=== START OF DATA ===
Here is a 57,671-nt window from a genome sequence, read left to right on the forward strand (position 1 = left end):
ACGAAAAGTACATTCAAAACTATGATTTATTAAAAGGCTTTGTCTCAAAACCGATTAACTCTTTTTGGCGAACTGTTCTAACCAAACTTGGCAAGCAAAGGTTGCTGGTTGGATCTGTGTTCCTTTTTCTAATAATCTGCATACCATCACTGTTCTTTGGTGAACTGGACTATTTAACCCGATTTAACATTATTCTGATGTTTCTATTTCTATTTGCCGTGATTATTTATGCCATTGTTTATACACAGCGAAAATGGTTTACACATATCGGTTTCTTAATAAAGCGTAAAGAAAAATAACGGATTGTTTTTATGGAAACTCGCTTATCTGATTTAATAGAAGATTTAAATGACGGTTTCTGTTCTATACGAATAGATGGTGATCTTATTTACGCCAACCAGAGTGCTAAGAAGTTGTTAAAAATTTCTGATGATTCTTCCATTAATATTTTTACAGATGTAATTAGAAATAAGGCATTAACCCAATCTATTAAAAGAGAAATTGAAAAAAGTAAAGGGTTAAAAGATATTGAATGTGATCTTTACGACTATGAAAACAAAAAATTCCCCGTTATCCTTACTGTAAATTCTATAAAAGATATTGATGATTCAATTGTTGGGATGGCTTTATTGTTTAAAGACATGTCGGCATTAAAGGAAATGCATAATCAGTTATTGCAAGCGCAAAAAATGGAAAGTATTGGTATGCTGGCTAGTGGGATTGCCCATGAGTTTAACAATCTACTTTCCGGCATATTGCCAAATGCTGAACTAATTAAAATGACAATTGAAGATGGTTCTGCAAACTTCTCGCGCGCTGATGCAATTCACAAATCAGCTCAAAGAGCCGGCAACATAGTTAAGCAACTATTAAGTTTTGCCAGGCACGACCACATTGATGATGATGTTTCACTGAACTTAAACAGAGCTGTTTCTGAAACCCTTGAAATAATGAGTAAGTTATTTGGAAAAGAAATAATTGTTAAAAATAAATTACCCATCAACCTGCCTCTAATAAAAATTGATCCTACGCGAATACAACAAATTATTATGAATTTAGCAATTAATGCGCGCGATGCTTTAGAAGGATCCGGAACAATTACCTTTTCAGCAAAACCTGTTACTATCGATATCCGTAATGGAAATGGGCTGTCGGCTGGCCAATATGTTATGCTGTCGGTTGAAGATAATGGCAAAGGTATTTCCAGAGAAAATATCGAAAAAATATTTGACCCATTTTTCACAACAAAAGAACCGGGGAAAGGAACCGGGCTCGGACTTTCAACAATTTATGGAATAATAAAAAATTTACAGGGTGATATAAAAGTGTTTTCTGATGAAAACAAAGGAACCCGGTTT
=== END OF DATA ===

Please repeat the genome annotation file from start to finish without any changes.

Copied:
Here is a 57,671-nt window from a genome sequence, read left to right on the forward strand (position 1 = left end):
ACGAAAAGTACATTCAAAACTATGATTTATTAAAAGGCTTTGTCTCAAAACCGATTAACTCTTTTTGGCGAACTGTTCTAACCAAACTTGGCAAGCAAAGGTTGCTGGTTGGATCTGTGTTCCTTTTTCTAATAATCTGCATACCATCACTGTTCTTTGGTGAACTGGACTATTTAACCCGATTTAACATTATTCTGATGTTTCTATTTCTATTTGCCGTGATTATTTATGCCATTGTTTATACACAGCGAAAATGGTTTACACATATCGGTTTCTTAATAAAGCGTAAAGAAAAATAACGGATTGTTTTTATGGAAACTCGCTTATCTGATTTAATAGAAGATTTAAATGACGGTTTCTGTTCTATACGAATAGATGGTGATCTTATTTACGCCAACCAGAGTGCTAAGAAGTTGTTAAAAATTTCTGATGATTCTTCCATTAATATTTTTACAGATGTAATTAGAAATAAGGCATTAACCCAATCTATTAAAAGAGAAATTGAAAAAAGTAAAGGGTTAAAAGATATTGAATGTGATCTTTACGACTATGAAAACAAAAAATTCCCCGTTATCCTTACTGTAAATTCTATAAAAGATATTGATGATTCAATTGTTGGGATGGCTTTATTGTTTAAAGACATGTCGGCATTAAAGGAAATGCATAATCAGTTATTGCAAGCGCAAAAAATGGAAAGTATTGGTATGCTGGCTAGTGGGATTGCCCATGAGTTTAACAATCTACTTTCCGGCATATTGCCAAATGCTGAACTAATTAAAATGACAATTGAAGATGGTTCTGCAAACTTCTCGCGCGCTGATGCAATTCACAAATCAGCTCAAAGAGCCGGCAACATAGTTAAGCAACTATTAAGTTTTGCCAGGCACGACCACATTGATGATGATGTTTCACTGAACTTAAACAGAGCTGTTTCTGAAACCCTTGAAATAATGAGTAAGTTATTTGGAAAAGAAATAATTGTTAAAAATAAATTACCCATCAACCTGCCTCTAATAAAAATTGATCCTACGCGAATACAACAAATTATTATGAATTTAGCAATTAATGCGCGCGATGCTTTAGAAGGATCCGGAACAATTACCTTTTCAGCAAAACCTGTTACTATCGATATCCGTAATGGAAATGGGCTGTCGGCTGGCCAATATGTTATGCTGTCGGTTGAAGATAATGGCAAAGGTATTTCCAGAGAAAATATCGAAAAAATATTTGACCCATTTTTCACAACAAAAGAACCGGGGAAAGGAACCGGGCTCGGACTTTCAACAATTTATGGAATAATAAAAAATTTACAGGGTGATATAAAAGTGTTTTCTGATGAAAACAAAGGAACCCGGTTT